Posts Tagged ‘Department of Justice’

2011 Was a Good Year in Medicare Fraud Battle

Tuesday, March 6th, 2012

The Department of Justice recovered nearly $4.1 billion stolen in healthcare fraud schemes during 2011, according to the Obama administration.  That is a 58 percent increase when compared with 2009.  “This is an unprecedented achievement — and it represents the highest amount ever recovered in a single year,” said Attorney General Eric Holder.  The Justice Department reported that more than 1,400 people were charged with fraud in 500 cases.  More than 700 have been convicted.  “We’re regaining the upper hand in our fight against healthcare fraud,” said Health and Human Services Secretary Kathleen Sebelius.  The numbers are part of the Health Care Fraud and Abuse Control Program Annual Report, which is submitted to Congress every year.

Holder and Sebelius gave credit to their Medicare Fraud Strike Force teams for tracking down crime in areas with “hot spots” of unexplained Medicare billing.  The strike forces include prosecutors and investigators from the FBI, the Justice Department and the Health and Human Services Office of Inspector General.

According to Sebelius, aggressively pursuing health care fraud is a great investment.  “Over the last three years, for every dollar we’ve spent, we’ve put more than seven dollars back in the hands of American taxpayers,” she said.  The money goes into the Medicare Trust Fund, the U.S. Treasury and state treasuries.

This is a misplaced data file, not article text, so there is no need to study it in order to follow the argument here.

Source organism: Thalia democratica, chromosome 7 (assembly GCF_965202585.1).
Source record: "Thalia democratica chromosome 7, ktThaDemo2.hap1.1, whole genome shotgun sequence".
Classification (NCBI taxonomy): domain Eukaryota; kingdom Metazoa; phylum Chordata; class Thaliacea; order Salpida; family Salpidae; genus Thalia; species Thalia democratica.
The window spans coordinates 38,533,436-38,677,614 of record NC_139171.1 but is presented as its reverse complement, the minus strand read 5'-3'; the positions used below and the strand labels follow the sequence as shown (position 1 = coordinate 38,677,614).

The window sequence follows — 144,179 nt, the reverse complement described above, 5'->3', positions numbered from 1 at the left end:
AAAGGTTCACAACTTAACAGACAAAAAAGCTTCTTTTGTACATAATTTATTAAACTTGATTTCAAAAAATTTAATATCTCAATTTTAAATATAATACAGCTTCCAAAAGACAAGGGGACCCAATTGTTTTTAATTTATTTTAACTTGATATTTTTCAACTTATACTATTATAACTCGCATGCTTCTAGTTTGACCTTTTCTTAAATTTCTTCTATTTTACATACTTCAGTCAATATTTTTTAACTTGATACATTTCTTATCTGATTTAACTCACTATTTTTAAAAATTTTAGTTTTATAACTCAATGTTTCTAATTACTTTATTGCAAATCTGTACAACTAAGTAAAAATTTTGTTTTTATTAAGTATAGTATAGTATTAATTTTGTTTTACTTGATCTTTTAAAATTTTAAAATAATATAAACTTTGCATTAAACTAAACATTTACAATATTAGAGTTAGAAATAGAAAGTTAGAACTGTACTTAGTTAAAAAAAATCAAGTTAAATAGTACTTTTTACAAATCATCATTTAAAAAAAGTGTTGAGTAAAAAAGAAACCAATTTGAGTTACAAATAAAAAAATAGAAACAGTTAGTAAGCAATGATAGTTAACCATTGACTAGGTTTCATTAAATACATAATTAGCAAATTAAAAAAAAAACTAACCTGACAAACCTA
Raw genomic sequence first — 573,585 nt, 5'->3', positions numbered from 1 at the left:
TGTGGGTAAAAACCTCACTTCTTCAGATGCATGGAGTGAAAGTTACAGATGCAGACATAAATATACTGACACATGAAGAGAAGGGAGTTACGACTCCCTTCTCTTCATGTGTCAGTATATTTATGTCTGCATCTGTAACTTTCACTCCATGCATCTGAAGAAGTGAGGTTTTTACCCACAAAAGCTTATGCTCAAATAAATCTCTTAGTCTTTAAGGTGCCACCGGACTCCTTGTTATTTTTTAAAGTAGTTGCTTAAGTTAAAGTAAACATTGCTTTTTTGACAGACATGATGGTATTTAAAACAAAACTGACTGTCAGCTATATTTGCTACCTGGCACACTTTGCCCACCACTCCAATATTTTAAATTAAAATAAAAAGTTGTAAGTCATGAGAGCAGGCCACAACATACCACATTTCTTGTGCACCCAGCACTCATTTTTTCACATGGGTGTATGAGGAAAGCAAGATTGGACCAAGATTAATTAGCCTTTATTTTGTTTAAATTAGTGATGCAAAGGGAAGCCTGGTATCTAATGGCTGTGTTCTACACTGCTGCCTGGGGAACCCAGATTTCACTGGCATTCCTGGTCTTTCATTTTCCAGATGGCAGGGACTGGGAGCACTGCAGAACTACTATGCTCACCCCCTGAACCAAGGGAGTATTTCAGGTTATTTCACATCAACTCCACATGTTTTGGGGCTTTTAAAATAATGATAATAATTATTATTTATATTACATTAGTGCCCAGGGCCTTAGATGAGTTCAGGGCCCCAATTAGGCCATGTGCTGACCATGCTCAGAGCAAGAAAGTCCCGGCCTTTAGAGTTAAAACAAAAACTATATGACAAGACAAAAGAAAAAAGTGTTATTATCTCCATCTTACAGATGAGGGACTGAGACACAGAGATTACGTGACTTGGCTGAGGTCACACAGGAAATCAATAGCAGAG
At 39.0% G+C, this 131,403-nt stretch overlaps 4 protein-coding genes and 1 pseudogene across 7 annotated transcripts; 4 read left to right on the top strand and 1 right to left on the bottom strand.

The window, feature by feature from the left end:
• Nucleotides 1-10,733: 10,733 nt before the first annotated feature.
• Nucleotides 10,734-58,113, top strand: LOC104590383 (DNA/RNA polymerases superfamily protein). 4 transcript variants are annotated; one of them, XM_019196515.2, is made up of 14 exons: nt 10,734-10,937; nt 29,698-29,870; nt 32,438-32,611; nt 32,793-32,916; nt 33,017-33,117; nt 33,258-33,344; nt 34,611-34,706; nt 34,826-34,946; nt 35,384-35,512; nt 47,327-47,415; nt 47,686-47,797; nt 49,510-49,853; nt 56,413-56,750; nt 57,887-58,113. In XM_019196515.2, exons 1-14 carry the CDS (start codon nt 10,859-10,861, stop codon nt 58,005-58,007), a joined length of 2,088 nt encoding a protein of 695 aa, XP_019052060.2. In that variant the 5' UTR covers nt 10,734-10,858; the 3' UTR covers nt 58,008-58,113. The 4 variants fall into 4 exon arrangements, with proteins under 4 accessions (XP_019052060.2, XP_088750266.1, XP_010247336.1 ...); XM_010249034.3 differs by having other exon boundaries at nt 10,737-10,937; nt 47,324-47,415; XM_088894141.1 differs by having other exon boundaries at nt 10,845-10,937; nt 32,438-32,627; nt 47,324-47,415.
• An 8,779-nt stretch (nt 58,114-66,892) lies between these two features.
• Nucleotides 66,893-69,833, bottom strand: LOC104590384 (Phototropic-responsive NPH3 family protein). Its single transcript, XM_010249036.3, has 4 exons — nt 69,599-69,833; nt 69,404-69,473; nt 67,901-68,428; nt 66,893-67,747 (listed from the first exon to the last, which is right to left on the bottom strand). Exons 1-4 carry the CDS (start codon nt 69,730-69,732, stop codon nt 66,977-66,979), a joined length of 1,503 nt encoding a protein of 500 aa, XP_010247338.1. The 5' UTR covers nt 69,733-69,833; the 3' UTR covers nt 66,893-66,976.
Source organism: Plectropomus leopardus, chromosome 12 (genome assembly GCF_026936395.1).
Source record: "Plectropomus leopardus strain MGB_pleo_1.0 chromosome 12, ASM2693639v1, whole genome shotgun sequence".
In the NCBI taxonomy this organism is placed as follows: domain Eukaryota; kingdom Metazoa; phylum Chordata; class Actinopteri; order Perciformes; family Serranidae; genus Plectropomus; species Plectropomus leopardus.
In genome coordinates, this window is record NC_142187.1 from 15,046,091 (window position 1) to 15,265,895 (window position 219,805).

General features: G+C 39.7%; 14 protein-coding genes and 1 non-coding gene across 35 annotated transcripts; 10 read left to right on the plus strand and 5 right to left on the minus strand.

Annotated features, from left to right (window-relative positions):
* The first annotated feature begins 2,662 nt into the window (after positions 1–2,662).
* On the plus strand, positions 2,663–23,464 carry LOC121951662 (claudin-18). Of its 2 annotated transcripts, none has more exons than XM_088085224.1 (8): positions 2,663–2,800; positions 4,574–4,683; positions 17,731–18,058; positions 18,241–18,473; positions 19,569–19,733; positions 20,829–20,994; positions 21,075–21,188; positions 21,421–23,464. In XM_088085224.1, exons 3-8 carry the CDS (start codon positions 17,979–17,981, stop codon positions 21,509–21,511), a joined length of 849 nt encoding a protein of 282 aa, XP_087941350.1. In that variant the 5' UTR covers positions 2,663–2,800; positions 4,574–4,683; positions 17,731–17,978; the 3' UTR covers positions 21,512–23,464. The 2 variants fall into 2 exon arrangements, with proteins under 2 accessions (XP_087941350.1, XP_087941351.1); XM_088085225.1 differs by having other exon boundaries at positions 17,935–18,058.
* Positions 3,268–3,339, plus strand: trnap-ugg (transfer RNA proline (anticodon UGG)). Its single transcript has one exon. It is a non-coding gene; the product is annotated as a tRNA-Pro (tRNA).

From 2009 to 2011, the federal government collected $7.20 for every dollar spent on fighting fraud, according to the HHS inspector general.  That’s an increase from the $5.10 for every dollar spent between 1997 and 2008.  “It demonstrates that our collaborative efforts to prevent, identify and prosecute the most egregious instances of health care fraud have never been stronger,” Holder said.  “Over the years, we’ve seen that as these crimes harm all of us — government agencies and programs, insurers and healthcare providers, and individual patients.”

The Health Care Fraud Prevention and Enforcement Action Teams (HEAT) sent 175 people to prison, with an average sentence of 47 months, according to the Justice Department.  The teams were created in 2009.  “I expect that we will be expanding those efforts to additional cities,” said Peter Budetti, director for the Centers for Medicare and Medicaid Services’ Center for Program Integrity.